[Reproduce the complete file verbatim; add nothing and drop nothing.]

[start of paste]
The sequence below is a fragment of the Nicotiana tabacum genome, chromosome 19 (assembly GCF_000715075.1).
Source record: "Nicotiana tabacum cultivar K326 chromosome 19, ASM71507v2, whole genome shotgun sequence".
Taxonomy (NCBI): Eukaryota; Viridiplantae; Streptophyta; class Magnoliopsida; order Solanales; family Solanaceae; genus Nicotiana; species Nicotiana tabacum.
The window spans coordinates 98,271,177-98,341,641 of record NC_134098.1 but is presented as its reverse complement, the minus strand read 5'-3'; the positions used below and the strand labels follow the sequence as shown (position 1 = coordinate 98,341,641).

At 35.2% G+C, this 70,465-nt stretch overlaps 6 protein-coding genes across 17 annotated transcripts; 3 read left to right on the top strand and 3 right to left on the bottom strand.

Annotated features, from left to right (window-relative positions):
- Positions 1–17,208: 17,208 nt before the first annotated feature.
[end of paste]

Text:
The sequence below is a fragment of the Nicotiana tabacum genome, chromosome 19 (assembly GCF_000715075.1).
Source record: "Nicotiana tabacum cultivar K326 chromosome 19, ASM71507v2, whole genome shotgun sequence".
Taxonomy (NCBI): Eukaryota; Viridiplantae; Streptophyta; class Magnoliopsida; order Solanales; family Solanaceae; genus Nicotiana; species Nicotiana tabacum.
The window spans coordinates 98,271,177-98,341,641 of record NC_134098.1 but is presented as its reverse complement, the minus strand read 5'-3'; the positions used below and the strand labels follow the sequence as shown (position 1 = coordinate 98,341,641).

At 35.2% G+C, this 70,465-nt stretch overlaps 6 protein-coding genes across 17 annotated transcripts; 3 read left to right on the top strand and 3 right to left on the bottom strand.

Annotated features, from left to right (window-relative positions):
- Positions 1–17,208: 17,208 nt before the first annotated feature.